Would you rather know a truth that makes you feel hopeless, or keep believing the lies? Colleen Hoover returns with the spellbinding story of two young people with devastating pasts who embark on a passionate, intriguing journey to discover the lessons of life, love, trust - and above all, the healing power that only truth can bring. Sky, a senior in high school, meets Dean Holder, a guy with a promiscuous reputation that rivals her own. From their very first encounter, he terrifies and captivates her. Something about him sparks memories of her deeply troubled past, a time she's tried so hard to bury. Though Sky is determined to stay far away from him, his unwavering pursuit and enigmatic smile break down her defences and the intensity of their relationship grows. But the mysterious Holder has been keeping secrets of his own, and once they are revealed, Sky is changed forever and her ability to trust may be a casualty of the truth. Only by courageously facing the stark revelations can Sky and Holder hope to heal their emotional scars and find a way to live and love without boundaries. Hopeless is a novel that will leave you breathless, entranced, and remembering your own first love.
Hoover just continues to amaze me with the wide variety of subjects she touches on in her novels, and usually in the most gut-wrenching, heartbreaking and swoon-worthy way possible for her readers.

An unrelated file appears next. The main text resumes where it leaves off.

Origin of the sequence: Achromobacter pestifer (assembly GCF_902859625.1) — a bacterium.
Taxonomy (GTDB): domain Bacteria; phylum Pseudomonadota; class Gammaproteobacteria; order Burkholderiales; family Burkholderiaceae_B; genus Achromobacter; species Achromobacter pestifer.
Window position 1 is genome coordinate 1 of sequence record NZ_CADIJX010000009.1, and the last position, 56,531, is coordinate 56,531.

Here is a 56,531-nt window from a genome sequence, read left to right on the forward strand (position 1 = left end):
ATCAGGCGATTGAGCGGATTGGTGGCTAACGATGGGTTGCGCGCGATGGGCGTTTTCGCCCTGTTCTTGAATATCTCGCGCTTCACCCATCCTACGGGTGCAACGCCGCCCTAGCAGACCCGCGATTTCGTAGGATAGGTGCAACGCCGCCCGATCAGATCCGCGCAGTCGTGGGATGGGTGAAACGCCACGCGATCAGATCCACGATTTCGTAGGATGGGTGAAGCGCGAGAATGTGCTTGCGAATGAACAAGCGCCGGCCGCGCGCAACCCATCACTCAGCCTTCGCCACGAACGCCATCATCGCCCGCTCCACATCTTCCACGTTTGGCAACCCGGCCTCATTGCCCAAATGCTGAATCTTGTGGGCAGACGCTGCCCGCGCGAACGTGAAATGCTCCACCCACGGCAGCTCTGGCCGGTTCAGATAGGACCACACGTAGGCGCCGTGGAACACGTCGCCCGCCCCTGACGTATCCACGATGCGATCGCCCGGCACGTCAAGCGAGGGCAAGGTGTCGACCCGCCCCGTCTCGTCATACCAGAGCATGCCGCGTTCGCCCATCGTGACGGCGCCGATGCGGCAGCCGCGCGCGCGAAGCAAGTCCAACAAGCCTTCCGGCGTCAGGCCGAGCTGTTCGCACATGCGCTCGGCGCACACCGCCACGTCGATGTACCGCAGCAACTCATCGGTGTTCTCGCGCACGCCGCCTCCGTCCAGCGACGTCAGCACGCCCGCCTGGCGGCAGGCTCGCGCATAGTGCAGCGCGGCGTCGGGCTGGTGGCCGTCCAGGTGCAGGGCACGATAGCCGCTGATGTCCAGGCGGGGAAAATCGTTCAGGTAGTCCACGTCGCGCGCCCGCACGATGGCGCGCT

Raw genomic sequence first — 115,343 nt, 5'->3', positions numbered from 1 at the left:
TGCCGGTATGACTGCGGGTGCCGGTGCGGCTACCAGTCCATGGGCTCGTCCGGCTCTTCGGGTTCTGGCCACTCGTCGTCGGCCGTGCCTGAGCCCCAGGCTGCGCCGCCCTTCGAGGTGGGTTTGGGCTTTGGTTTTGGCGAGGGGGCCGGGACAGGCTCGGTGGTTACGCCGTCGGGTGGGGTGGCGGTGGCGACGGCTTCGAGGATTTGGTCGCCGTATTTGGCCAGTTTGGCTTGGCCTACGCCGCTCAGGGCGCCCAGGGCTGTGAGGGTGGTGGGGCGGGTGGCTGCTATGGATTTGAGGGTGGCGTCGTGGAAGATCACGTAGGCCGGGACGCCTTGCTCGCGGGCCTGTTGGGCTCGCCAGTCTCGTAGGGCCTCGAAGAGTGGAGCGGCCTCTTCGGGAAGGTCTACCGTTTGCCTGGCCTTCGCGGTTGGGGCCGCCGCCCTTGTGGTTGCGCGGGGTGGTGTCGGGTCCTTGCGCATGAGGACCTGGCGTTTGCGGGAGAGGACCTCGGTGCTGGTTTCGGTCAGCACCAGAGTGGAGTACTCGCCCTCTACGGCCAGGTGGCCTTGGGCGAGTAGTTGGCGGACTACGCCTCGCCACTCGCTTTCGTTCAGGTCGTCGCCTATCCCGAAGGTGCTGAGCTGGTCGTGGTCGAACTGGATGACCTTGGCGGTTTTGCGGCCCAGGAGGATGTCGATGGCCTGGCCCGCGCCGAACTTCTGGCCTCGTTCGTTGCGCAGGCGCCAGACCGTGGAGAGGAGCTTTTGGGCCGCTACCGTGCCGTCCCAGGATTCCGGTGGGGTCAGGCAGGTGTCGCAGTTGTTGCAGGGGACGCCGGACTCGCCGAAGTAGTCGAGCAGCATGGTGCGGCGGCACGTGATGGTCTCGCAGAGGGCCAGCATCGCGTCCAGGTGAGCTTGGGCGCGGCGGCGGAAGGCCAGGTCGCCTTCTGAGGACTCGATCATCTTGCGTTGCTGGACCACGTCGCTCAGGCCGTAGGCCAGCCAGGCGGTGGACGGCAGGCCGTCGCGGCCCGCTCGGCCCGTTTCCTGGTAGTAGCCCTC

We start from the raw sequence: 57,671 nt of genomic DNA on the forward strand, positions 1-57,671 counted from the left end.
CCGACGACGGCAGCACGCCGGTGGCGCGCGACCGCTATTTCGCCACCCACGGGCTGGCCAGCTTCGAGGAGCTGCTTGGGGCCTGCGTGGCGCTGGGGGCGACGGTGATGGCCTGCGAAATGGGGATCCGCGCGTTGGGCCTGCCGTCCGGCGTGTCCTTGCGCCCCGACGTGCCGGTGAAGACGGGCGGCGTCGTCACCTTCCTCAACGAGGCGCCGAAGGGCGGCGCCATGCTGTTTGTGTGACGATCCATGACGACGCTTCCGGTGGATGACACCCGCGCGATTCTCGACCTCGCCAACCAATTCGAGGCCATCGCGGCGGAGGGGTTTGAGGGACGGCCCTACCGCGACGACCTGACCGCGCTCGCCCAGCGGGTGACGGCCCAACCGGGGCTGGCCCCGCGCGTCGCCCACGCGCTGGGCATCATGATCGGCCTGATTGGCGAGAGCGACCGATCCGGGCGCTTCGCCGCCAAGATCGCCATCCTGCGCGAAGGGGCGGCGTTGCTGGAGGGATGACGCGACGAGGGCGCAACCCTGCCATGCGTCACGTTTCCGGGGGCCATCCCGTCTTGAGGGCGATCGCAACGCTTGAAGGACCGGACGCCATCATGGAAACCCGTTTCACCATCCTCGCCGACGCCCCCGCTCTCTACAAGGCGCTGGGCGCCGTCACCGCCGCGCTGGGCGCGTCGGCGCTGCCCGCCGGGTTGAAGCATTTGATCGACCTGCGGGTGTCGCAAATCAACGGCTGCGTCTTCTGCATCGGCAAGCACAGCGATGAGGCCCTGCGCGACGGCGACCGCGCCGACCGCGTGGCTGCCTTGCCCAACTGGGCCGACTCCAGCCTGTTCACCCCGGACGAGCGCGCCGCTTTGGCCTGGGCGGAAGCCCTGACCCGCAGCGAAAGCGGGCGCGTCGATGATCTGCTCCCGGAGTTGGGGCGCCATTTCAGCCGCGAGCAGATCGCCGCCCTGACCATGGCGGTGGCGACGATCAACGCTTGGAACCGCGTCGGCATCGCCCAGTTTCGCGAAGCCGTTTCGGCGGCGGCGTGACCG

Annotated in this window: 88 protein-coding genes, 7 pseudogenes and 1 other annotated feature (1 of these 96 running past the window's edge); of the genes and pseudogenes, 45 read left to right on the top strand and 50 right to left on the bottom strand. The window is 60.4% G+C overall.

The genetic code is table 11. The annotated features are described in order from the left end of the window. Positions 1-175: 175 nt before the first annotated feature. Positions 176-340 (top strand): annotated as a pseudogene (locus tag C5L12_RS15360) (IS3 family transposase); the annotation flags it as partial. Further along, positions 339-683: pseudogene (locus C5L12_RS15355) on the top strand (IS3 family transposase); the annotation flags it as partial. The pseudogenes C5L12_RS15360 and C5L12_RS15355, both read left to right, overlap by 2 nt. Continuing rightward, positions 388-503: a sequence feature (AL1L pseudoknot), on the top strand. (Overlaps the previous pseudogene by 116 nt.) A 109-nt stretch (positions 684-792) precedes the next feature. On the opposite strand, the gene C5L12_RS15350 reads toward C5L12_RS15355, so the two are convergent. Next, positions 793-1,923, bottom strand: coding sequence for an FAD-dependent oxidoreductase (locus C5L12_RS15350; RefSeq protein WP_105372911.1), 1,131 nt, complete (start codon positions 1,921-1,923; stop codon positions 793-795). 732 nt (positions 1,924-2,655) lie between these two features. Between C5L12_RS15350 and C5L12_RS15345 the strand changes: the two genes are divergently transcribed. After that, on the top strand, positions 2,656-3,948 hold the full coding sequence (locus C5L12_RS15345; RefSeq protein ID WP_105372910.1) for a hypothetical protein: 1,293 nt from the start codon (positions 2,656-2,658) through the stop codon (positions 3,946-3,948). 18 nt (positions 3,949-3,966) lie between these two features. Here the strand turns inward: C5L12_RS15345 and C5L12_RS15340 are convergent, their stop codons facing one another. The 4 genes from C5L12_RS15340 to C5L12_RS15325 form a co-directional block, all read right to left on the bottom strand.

This book started as a bit of slow-burner for me. I've loved Hoover's more recent releases but I've been scared of reading her backlist in case they didn't work for me. I need to welcome her into the Circle of Trust, because she never disappoints, though I have to say I can definitely see the improvement and development in her writing style from Hopeless to her more recent releases.
The characters in this novel are complex, and the revelations are simply gripping, they're 'car crash' revelations, you don't want to witness them, but you can't look away. The chapters alternate between present day and 13 years earlier (this is clearly identified, which I love), and although I guessed early on what the revelations were going to be, they were no less heartbreaking or amazingly well written when I got to them! Speaking of well written, Holder. I love the book boyfriends CoHo writes, in all of their unrealistic, emotional and 'damn I wish they were real' beauty.
There were one or two things about this book that did annoy me, or at least upset me. This is a trend for me in CoHo novels, there's always that one thing that throws me off course, but it's usually done in such a way that it's real, and therefore I deal with it, and it's never enough to put me off the book completely, at all.